The Ancient outpost Taonas Proclarush was on the planet Proclarush, which had the gate address Proclarush, which O'Neill pronounced "Proclarush", followed by "at" which was how ancients pronounced the glyph for the point-of-origin.

Can all other gate addresses be pronounced in this fashion? And if so, how can they have meaningful names, since the glyphs represent coordinates in space? Also, won't the names change with stellar drift? How come Proclarush had the same gate address after all those millennia?


The gates have a correlative update system which prevents stellar drift from rendering the addresses invalid.

And it would be simple to create a simple sound for each of the standard glyphs (excluding point of origin) that would make a pronouncable word. Most of them would not be real words, but some could be (even those that actually are words could be nonsensical).

It's unlikely that the name was a prediction of the eventual fate of the planet. Much more likely is that when Teunas was lost in the fire, they changed the sounds tied to the address to memorialize it.

  • But then how did the addresses on the Abydos cartouche become invalid and had to be compensated for stellar drift? – HNL Feb 26 '12 at 1:12
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    @HNL - Only the dialing computer at the SGC had to compensate for stellar drift "manually"; the dial-home-devices (DHDs) used by the majority of other star gates had a networked approach. – Bevan Feb 26 '12 at 3:32
  • @Bevan I'm an idiot. Of course you're correct. That explains everything. The gate system maps the original address to the new address internally and human users never see it. So the pronunciation "proclarush" remains. – HNL Feb 26 '12 at 5:37

I would say that is doubtful that all addresses could be pronounced. I was under the impression that in the original movie universe the symbols represented constellations, but that would not make sense if the ancients could foresee and plan for stellar drift. If they were letters of the ancients' alphabet then I find it very unlikely linguistically that all addresses make up readable names.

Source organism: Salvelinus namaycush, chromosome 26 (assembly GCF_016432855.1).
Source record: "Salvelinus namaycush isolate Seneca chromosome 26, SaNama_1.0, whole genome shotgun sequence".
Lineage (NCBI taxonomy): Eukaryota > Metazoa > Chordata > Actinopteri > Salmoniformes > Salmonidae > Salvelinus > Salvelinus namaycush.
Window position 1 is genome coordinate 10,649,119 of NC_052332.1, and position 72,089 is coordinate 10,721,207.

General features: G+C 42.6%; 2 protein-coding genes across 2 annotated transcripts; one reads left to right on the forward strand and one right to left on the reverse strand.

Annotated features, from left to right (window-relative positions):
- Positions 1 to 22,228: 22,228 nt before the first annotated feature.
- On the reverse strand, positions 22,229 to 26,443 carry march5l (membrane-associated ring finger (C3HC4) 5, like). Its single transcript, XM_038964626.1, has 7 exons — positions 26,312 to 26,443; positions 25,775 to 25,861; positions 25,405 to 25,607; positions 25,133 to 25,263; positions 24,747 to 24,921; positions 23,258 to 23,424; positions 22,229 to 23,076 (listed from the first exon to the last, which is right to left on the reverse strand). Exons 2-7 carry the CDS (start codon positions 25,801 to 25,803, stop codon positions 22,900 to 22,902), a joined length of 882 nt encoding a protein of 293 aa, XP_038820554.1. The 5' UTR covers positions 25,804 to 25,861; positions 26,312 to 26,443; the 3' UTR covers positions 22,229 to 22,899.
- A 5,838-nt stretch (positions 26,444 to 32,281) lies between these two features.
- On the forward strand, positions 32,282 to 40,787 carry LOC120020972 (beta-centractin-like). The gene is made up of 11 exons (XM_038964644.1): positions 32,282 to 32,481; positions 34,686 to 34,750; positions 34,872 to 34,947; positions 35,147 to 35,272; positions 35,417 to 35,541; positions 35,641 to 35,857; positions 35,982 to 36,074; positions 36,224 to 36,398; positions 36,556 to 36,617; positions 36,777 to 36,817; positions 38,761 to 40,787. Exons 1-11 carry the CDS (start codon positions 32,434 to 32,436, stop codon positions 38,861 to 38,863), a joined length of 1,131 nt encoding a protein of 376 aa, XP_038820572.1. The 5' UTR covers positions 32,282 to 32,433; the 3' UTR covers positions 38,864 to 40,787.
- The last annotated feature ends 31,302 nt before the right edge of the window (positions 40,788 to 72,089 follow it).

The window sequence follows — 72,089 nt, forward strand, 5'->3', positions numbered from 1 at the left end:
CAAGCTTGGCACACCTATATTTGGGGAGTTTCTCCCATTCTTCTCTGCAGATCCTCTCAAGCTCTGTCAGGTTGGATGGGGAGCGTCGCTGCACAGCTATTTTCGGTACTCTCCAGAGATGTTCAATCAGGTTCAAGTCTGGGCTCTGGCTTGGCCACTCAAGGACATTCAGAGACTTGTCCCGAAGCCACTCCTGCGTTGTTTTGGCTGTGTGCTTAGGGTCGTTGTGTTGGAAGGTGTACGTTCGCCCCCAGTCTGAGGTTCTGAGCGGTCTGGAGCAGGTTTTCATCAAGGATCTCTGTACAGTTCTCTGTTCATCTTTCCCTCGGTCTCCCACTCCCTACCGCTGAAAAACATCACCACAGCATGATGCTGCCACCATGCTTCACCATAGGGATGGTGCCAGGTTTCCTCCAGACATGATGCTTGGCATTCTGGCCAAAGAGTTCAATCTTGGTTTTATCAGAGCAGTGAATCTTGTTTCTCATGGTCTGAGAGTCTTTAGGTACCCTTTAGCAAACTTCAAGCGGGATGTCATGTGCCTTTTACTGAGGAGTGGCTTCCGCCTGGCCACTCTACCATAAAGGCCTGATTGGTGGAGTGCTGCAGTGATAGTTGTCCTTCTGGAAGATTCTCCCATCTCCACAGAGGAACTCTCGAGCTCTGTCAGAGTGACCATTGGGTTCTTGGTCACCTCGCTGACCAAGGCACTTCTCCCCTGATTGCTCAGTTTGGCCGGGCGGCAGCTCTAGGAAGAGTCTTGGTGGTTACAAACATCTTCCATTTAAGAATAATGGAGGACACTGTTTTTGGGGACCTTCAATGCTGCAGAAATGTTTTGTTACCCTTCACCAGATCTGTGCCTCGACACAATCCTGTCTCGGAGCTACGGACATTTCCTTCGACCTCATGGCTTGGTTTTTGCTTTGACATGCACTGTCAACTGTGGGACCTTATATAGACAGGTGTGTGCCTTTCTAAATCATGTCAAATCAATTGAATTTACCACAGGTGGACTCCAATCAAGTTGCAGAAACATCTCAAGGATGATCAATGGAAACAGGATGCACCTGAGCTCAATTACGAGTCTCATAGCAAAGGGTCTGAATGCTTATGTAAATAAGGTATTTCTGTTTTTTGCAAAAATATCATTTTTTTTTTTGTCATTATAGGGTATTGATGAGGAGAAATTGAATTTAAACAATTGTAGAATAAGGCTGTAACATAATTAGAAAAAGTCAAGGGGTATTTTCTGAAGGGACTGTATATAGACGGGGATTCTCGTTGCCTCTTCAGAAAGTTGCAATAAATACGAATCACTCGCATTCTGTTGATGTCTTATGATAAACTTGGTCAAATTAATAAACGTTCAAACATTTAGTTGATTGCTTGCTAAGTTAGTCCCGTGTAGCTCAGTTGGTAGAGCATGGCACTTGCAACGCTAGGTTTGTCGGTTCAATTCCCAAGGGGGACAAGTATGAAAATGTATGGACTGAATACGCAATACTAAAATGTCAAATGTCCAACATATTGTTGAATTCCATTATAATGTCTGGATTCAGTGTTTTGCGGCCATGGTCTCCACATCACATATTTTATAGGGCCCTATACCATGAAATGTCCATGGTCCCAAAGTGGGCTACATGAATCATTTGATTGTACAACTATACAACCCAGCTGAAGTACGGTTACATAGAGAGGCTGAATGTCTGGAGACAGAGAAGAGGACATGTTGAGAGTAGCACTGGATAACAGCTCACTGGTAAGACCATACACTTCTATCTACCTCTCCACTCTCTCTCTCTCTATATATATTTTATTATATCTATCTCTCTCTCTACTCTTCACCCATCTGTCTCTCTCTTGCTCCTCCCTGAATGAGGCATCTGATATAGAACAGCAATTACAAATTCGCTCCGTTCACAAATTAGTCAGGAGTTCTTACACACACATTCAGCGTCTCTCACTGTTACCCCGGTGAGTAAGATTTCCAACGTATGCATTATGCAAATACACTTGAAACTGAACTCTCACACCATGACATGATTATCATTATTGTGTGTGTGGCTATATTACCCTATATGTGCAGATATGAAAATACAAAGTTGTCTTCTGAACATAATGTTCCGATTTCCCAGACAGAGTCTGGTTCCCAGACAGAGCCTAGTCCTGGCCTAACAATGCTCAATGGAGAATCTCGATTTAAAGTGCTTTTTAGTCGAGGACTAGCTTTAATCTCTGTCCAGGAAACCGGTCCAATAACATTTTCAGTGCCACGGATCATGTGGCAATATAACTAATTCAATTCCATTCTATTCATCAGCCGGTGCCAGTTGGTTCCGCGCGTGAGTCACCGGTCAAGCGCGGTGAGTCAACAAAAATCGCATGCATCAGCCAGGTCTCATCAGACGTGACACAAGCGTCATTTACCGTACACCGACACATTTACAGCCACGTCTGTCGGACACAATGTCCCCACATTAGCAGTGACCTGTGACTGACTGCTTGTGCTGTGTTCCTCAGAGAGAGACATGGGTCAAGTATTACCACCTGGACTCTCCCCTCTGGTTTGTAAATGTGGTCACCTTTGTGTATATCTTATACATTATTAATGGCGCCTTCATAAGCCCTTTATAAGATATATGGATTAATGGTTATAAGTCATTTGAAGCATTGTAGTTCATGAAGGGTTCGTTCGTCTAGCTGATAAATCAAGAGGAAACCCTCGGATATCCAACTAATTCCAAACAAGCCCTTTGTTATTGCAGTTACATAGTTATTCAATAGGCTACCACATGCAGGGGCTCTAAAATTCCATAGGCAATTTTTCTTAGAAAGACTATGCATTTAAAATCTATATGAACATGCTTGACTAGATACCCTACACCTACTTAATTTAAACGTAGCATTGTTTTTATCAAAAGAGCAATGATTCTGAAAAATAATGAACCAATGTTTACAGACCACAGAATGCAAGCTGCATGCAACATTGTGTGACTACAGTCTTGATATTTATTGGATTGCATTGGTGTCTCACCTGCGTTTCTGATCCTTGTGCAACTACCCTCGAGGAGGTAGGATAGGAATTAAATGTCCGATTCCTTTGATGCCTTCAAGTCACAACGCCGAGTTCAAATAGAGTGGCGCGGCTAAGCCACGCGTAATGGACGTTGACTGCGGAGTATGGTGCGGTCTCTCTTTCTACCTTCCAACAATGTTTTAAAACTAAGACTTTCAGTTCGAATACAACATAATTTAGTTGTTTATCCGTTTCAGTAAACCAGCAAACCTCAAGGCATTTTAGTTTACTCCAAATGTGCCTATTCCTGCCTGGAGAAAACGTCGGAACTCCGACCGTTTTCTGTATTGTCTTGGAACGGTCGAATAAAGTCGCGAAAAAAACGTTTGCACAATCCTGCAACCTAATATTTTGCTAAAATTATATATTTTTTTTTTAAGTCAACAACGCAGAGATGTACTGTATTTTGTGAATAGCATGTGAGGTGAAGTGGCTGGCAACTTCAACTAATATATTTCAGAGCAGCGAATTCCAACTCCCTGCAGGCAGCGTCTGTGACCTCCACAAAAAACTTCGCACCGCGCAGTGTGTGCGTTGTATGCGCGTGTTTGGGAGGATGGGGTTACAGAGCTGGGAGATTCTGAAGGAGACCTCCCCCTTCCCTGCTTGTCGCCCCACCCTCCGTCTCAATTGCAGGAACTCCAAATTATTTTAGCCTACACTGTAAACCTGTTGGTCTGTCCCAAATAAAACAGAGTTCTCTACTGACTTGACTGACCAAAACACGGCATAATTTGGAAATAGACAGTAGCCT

One explanation for this though could be that the gate symbols were like consonants and the vowel sounds were just sort of made up or accepted convention. An example of this can be seen in a modern biblical scholarship debate:

The ancient Jewish scribes that recorded much of the old testament used the letters yod, hay, vav, hay to represent the most sacred form of the name of God. In English this is often abbreviated YHVH and is called the tetragrammaton. One of the big problems this made for the modern Judeo-Christian scholars is that we have no way of knowing how this was originally pronounced. This is where both of the pronunciations YaHWeH and JeHoVaH come from. Because there were no vowels in ancient Hebrew we are left to guess, but these are two accepted pronunciations for a word that technically isn't readable.

My point is that it could similarly have been possible that only some of the sounds in the word proclarush may have been represented in the accepted pronunciation. This is definitely a case where suspension of disbelief is required, because based on the number of gate symbols and possible combinations, we would have a far greater number of gate addresses than there are words in the English language. It's quite unbelievable to suggest that those all formed proper words in any humanoid spoken language.

I won't even start on the whole English-speaking universes thing, cause that's a whole different can of worms.


While the SGC has chosen to use a coded form for identifying planets (P3X-989, where they met Harlan in Tin Man for example) the Ancients who built the gates assigned a syllable to each of the gate symbols - allowing the gate address to be pronounced. Thus, just as an SGC member would ask you to dial P3X-989, an Ancient would be able to ask you to dial Proclarush Taonas and expect you to understand what symbols to dial. The meaning of the words came later, after what happened to the planet where the gate was located. Since the planet had a defence Chair, it is logical to assume that at one time there was a significant population to protect. The loss of one of the first colonised planets was remembered, and likely passed down by the Ancients - stories of the ancient land of Proclarush, lost in fire, led to the word entering the language.
As a side note, the SGC coding of the planet either might not be using a direct one-to-one assignment to gate symbols, despite having six symbol codes, since they always seem to start with P, or else they only ever travel to one particular strip of the galaxy.

  • P was for Planet in think I recall that one gate was on a moon and had an M prefix – Neuromancer Jul 31 '18 at 18:59

Well, if you think about it, the Address for Proclarush has SIX syllables, like an address has six stellar coordinates and any of the 39 (or 36 for ATL or Universe Gates) as the point of origin


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